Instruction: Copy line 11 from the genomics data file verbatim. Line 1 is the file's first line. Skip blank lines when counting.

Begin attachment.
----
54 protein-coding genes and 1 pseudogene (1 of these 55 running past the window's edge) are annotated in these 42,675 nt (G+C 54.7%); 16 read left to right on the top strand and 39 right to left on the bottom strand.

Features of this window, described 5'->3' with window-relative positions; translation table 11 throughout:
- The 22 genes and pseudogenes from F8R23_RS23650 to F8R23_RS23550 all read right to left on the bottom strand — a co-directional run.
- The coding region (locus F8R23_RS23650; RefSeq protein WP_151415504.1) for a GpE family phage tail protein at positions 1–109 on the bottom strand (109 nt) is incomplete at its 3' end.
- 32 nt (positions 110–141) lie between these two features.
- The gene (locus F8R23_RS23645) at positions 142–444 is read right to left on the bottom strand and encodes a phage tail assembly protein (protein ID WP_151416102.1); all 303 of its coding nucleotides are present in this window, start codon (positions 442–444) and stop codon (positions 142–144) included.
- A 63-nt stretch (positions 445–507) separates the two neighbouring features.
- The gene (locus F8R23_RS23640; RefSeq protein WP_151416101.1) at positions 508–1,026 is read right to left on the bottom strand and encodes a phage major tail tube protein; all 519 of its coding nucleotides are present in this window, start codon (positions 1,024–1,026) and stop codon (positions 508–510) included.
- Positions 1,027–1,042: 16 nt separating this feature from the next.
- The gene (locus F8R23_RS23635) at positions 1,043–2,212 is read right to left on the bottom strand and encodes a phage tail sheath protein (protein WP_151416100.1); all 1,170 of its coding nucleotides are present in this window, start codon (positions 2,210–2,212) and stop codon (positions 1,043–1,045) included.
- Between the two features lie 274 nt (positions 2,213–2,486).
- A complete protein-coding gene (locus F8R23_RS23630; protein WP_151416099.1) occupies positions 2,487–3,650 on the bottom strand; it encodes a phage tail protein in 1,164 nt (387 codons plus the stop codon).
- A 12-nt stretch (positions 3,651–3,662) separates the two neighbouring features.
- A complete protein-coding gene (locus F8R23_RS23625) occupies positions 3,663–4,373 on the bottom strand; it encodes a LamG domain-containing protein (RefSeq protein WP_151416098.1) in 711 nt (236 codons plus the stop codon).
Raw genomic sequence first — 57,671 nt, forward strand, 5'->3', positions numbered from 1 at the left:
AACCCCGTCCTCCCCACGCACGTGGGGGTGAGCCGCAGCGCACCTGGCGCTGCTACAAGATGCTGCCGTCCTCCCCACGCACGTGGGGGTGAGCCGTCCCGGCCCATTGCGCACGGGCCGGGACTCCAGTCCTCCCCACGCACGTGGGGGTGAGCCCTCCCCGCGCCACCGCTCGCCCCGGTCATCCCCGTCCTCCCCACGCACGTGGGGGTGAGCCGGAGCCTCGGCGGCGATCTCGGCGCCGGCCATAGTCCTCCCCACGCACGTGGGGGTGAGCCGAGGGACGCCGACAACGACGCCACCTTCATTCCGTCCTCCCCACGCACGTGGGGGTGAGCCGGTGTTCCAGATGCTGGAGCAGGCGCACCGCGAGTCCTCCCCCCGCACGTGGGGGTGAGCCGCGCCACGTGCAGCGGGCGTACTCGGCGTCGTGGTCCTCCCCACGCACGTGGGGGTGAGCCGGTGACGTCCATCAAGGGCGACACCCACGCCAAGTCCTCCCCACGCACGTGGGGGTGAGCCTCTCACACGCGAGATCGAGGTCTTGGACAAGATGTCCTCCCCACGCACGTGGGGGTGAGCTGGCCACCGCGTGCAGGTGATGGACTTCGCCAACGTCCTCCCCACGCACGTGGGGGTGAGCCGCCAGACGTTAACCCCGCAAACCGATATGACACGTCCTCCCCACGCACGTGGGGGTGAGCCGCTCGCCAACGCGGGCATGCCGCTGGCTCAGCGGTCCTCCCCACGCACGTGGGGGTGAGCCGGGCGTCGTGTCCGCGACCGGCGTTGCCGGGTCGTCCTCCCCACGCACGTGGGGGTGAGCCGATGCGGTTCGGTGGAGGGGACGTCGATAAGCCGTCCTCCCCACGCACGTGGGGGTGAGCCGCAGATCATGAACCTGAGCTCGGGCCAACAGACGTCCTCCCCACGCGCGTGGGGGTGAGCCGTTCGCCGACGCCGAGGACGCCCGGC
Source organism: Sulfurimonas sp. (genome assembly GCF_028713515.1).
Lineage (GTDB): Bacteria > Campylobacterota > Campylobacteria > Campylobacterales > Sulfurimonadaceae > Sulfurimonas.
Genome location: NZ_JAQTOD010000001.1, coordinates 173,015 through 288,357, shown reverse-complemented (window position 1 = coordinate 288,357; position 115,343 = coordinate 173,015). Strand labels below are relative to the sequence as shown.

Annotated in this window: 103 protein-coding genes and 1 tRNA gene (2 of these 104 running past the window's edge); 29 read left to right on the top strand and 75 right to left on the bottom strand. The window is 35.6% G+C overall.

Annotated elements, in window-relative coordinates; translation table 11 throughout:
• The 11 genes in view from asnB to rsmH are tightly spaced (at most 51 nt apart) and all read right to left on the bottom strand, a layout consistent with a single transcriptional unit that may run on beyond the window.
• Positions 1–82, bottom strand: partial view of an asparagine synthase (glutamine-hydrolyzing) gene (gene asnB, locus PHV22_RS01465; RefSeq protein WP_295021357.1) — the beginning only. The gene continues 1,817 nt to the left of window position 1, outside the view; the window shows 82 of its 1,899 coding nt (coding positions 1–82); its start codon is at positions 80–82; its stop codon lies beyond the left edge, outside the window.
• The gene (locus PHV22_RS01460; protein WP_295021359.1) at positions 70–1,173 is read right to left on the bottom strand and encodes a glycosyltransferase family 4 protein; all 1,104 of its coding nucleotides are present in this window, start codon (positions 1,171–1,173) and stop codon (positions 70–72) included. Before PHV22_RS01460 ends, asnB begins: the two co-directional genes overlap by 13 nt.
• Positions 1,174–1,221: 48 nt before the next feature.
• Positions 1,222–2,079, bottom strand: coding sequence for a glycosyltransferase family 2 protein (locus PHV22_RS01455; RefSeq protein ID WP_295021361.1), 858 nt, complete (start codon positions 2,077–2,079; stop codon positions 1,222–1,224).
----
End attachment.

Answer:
- Between the two features lie 274 nt (positions 2,213–2,486).